German prosecutor opens criminal investiation into FinFisher for selling spyware to Turkey without license


Berlin, 5 September 2019 – The Society for Civil Rights (GFF), Reporters Without Borders Germany (RSF Germany) the blog and the European Center for Constitutional and Human Rights (ECCHR) filed criminal complaints against several high ranking CEOs of the German companies FinFisher GmbH, FinFisher Labs GmbH and Elaman GmbH for allegedly exporting the spyware FinSpy to Turkey without an export license. The public prosecutor’s office in Munich, where FinFisher is based, has opened an investigation on suspicion of violation of the Foreign Trade and Payments Act. This could result in a fine or up to five years imprisonment.

A FinSpy sample found on a Turkish website built the basis for this lawsuit. The Turkish government allegedly planted the spyware on a fake version of the Turkish oppositional website Adalet. While the original Adalet website was intended to help activists coordinate during the protest marches in summer 2017 against President Erdoğan, the fake version offered users a download of a networking application that, once installed, infected their devices with the FinSpy malware.

“It is outrageous and unacceptable to see German spyware being used against journalists and oppositional voices in Turkey,” said Christian Mihr, Executive Director of Reporters Without Borders Germany. “This, once again, illustrates the deficiencies of the European surveillance technology export regime and the dire need for reform.”

Experience from cases in Syria and Bahrain shows what consequences the use of monitoring software can have: “In repressive states, digital surveillance is often followed by imprisonment and torture. However, software companies reject responsibility for this,” added ECCHR’s Vice Legal Director Miriam Saage-Maaß. “Companies like FinFisher can operate almost unhindered globally, as the current legal situation in Germany and Europe makes efficient criminal prosecution nearly impossible. Therefore we urgently need changes in the law.”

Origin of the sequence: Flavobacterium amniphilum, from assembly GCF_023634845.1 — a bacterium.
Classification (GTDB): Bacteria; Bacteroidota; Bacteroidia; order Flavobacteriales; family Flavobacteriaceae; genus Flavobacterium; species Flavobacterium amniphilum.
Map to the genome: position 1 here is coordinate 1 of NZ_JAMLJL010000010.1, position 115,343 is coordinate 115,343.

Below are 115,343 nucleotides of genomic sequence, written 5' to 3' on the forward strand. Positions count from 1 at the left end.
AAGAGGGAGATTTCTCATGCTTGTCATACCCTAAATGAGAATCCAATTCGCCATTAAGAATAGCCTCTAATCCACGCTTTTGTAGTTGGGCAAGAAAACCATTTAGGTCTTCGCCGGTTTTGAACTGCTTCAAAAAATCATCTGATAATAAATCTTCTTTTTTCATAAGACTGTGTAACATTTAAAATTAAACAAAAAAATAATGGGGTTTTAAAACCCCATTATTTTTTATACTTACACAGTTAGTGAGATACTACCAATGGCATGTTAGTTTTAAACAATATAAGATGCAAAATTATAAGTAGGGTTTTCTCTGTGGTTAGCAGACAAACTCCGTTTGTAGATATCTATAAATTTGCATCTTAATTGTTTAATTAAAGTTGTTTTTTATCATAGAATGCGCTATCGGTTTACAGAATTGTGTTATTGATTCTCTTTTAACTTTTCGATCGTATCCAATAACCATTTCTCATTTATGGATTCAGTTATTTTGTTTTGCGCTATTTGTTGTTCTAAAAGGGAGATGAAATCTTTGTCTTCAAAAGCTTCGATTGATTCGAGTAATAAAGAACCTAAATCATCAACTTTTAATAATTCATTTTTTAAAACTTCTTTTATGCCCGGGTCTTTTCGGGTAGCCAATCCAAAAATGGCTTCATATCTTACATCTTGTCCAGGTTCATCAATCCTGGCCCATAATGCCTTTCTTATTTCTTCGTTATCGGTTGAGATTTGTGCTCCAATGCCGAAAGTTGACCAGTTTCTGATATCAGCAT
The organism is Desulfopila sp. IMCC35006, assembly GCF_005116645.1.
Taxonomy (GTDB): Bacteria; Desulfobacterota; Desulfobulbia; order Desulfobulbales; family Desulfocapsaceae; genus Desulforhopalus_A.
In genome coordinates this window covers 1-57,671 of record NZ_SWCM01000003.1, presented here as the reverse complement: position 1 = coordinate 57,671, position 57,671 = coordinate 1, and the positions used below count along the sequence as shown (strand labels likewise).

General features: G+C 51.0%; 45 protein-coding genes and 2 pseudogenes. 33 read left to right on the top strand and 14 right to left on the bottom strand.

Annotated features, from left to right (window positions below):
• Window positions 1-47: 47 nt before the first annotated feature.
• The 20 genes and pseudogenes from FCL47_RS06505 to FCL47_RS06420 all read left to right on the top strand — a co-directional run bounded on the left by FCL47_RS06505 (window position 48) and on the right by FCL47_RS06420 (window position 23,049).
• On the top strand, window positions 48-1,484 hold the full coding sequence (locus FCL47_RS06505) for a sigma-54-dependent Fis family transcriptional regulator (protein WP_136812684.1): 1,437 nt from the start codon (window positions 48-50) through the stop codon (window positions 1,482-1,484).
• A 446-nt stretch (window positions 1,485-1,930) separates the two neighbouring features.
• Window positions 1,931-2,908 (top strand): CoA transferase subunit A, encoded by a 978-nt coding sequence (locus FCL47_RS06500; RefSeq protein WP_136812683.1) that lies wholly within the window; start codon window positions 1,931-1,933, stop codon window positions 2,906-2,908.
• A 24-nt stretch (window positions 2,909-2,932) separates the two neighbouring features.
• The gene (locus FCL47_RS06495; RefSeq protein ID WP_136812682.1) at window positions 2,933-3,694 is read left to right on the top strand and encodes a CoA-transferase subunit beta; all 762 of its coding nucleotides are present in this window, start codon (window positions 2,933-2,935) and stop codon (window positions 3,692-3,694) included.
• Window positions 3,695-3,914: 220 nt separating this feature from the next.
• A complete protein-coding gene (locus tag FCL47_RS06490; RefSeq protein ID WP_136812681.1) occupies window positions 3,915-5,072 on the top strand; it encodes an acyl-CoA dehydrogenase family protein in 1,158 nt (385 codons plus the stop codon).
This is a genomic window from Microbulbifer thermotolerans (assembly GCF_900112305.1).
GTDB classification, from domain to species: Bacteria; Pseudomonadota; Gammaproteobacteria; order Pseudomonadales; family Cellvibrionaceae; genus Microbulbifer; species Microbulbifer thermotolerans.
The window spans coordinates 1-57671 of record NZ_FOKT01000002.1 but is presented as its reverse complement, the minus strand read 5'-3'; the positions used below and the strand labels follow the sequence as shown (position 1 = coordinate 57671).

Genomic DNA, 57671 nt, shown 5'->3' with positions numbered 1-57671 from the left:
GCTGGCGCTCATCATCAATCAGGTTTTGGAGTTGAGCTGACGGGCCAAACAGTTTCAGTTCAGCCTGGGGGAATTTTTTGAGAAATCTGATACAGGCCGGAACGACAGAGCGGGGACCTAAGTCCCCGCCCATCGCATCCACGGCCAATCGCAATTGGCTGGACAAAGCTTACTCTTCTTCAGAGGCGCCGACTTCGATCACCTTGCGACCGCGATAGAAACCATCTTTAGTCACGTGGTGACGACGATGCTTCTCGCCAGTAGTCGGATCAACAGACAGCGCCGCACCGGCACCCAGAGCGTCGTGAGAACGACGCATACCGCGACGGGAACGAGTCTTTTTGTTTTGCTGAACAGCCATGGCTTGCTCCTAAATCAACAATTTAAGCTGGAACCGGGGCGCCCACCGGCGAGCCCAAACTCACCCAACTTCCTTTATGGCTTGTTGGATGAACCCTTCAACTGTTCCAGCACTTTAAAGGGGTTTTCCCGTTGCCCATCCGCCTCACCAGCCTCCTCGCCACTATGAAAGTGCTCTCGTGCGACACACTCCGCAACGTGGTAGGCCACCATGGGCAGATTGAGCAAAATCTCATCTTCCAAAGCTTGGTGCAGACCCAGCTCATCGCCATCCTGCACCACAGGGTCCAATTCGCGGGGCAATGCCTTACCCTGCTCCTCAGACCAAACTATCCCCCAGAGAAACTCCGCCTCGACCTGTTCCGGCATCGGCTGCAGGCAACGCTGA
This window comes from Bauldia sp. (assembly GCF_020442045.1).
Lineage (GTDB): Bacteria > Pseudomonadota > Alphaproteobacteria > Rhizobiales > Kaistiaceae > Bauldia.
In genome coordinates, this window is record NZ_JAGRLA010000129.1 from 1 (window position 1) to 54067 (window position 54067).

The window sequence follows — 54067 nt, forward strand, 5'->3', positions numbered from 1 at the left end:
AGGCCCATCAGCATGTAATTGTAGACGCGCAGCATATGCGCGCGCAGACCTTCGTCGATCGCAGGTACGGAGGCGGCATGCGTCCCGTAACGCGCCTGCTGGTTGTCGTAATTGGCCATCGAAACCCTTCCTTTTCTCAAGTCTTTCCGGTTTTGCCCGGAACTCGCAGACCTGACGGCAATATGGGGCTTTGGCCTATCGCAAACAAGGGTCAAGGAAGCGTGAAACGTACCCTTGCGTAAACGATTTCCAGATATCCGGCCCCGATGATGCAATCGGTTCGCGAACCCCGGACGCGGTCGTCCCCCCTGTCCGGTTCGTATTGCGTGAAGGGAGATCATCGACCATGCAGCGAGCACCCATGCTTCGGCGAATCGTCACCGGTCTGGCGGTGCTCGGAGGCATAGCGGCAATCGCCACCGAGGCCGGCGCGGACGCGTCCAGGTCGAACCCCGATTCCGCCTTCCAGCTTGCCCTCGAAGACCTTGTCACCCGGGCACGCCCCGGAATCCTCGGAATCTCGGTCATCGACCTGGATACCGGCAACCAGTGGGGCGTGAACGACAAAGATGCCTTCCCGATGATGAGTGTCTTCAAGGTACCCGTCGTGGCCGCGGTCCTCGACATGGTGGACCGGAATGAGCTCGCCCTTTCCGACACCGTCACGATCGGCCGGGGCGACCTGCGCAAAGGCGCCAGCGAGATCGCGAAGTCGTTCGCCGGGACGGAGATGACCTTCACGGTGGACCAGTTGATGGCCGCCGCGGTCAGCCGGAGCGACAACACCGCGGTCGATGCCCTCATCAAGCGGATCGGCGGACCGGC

When used and installed on a recipient’s mobile device, FinSpy enables government authorities to access telephone and VoIP conversations, data systems, screenshots and other photos, GPS data, microphones and connection data. Consequently, it constitutes a great threat to activists and journalists as it fully exposes their communication with contacts and sources.

Since 2015, the European dual-use regulation and the German Foreign Trade and Payments Act have required companies to obtain a license when exporting surveillance technology outside the EU. The German government has confirmed that it has not granted export licenses for intrusion software since 2015. In Germany, even software maintenance and updates are subject to licensing. Several independent analysts conducted a forensic examination of the malware sample found in Turkey and concluded that it is a new version of FinSpy. Time stamps in the code clearly show that this FinSpy malware could not have been coded or exported before October 2016. In exporting FinSpy to Turkey, FinFisher was allegedly acting in clear violation of both German law and EU regulations, thereby committing a criminal offense.

FinFisher has a history of exporting spyware to autocratic regimes. Some of the first rumours of its involvement in supplying tools to authoritarian governments originated from its sales to Middle Eastern governments during the Arab Spring. Over the years, the company has solidified its connection to repressive governments, thereby supporting them in brutally cracking down on activists, journalists or anyone critical of the authorities.

That is why GFF, RSF Germany, ECCHR and decided to use the analysis of the FinSpy malware found in Turkey to press legal charges against the companies and hold them accountable for their involvement in human rights abuses abroad.

This example shows the need for the strict and transparent EU-wide regulations on surveillance technology exports, as well as enforcement. This fall, the European Council, Commission and Parliament will commence political trialogue negotiations to agree on a reform of the dual-use regulation.

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